“[I] talked to D on the phone and right there it was just a great conversation and we had very similar philosophies and our values were aligned,” Berube told The Next. “… [I] wanted to hire her right off the bat.”
By then, Eshe knew she wanted to be a head coach soon, and Berube encouraged that. “Dalila always presented herself like a head coach,” Berube said. “She has a great presence, she has a great demeanor, and I think our players always really took to when she spoke.” Berube credited her with helping rising junior forward Ellie Mitchell finish better in the paint and hone her mental game, and Eshe was also instrumental in recruiting incoming freshman forward Tabitha Amanze, who is ranked 43rd in the Class of 2022 by espnW.
When the Yale job opened, Eshe knew exactly how tough the Bulldogs could be. Guth took the Bulldogs from sixth place in the Ivy League in 2015-16 to third in each of the past two seasons, and they gave Princeton its stiffest regular-season challenge this season in conference play. “It’s right on the cusp right now of being able to compete on a regular basis for Ivy League championships, which is really exciting to be able to walk into a program that you can continue to build,” Eshe said.
Moore hit similar notes as she explained why she saw an opportunity to succeed at Harvard, even though other coaches might shy away from following a coach who won 11 Ivy League titles and owns the biggest upset in women’s NCAA Tournament history.
“Kathy set the standard in a lot of ways, not only in the Ivy League, but nationally in terms of everything that she accomplished,” Moore said. “… For me, it shows that there’s a chance, there’s hope, it’s been done before, and you just have to put all the pieces in place … I think it’s just a step away from being back at the top of the league.”
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Ready to be ‘electric’
As soon as Eshe was hired, she started getting texts from some of the Yale players. “They had reached out and said how excited they were, and they talked to the team and couldn’t wait,” she said, noting that she had recruited some of them during her time at Princeton. (She also coached Princeton rising senior Kira Emsbo, twin sister of Yale’s Camilla Emsbo, so the Bulldogs had a pretty good idea of who Eshe was.)
Former players also congratulated Eshe and Moore on social media, including three-time Ivy League Player of the Year Bella Alarie, who played for both coaches at Princeton. “So well deserved and so excited to watch you crush it,” she wrote to Eshe.
To Moore, Alarie wrote, “Harvard picked one of the best out there. So proud of you … I know the Ivy League missed you!”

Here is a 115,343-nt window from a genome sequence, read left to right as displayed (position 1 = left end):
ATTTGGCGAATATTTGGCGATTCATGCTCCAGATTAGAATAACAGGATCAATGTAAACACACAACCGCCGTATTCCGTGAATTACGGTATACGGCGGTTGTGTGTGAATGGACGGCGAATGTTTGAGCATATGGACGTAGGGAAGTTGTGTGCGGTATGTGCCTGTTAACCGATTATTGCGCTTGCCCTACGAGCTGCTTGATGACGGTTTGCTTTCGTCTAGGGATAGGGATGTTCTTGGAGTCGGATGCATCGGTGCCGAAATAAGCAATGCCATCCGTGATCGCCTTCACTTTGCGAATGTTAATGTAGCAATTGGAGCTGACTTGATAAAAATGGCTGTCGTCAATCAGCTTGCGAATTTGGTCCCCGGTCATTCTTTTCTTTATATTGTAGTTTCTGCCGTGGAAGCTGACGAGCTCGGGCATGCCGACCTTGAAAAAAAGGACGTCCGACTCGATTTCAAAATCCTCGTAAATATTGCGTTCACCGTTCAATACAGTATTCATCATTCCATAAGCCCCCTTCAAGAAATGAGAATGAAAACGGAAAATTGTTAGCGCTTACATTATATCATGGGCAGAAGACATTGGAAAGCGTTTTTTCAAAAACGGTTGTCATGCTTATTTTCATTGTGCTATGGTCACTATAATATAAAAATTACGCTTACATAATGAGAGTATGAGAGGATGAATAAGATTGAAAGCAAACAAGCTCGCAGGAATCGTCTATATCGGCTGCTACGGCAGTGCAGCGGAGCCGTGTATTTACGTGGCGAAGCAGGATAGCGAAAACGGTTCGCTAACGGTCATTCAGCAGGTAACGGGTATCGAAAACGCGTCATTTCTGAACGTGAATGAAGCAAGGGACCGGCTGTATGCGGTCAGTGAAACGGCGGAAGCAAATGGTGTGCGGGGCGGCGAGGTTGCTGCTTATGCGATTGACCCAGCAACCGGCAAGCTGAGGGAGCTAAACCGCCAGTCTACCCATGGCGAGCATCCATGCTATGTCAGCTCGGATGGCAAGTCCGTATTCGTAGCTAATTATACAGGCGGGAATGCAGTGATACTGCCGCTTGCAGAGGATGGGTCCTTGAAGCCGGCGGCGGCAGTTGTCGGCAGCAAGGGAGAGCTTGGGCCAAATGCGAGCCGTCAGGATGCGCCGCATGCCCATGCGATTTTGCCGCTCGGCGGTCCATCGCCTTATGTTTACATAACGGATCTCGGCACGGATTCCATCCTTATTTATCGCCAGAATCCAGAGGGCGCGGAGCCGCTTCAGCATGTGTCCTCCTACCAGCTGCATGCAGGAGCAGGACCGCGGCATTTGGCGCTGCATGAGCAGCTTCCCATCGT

Moore plans to implement a brand of basketball that she summarizes in one word: Toughness. She inherits a team that made the 34th-most 3-pointers in all of Division I last season, and she wants to mold them into an equally daunting defensive team. She intends to play fast and spread the court offensively, which should play right into her sharpshooters’ hands.
Like Moore, Eshe will emphasize defense, coming from a Princeton program that ranked among the top three in the nation in defensive rating in each of the past two seasons. But Berube said that the offensive end is where Eshe especially flourishes. Eshe will likely play through the 6’5 Camilla Emsbo, a unanimous First Team All-Ivy selection last season.
Eshe’s vision is to have “the hardest-working team on the floor,” and she warned her players that they would need to be in better shape than everyone else. “That starts now,” she said in her introductory press conference. But there will be fun, too, she promised.
“You’re going to see my players on the court smiling, even though they’re working hard,” Eshe told The Next. “… [Fans will] want to come and watch us because we’re working so hard, but they’re also going to be able to see the passion and the fun that my players have. And it’s going to be electric.”
Both coaches have reputations for going the extra mile, whether it’s watching more film or putting in more hours recruiting. As Eshe put it, “I’m always going to be the one that wants to work. Even if you don’t see me, I’m going to be the one behind the scenes.” As a result, a talent influx — and championships — could be coming to Cambridge and New Haven.
“She’s going to be really good because she’s going to be a lead recruiter,” Banghart said of Moore. “… She had a good eye for talent. … She’s going to be recruiting against other high-major programs where the head coach is not as involved. And she will be. She’ll put the time in with people for sure.”
Moore said she will aim high on the recruiting trail to find players with professional potential and develop them into WNBA Draft picks. “Not a lot of high-level basketball players really think about the opportunity of going to the Ivy League,” she said. “And I think you have to — at a place like Harvard especially, you have to call. … Because it is Harvard, they will listen and they will call you back.”
To end Princeton’s reign atop the league, Moore and Eshe will have to go through each other. “I’m going to shoot for the stars in year one,” Eshe said. “I think we have a lot of really, really good pieces … and we are going after an Ivy League championship.”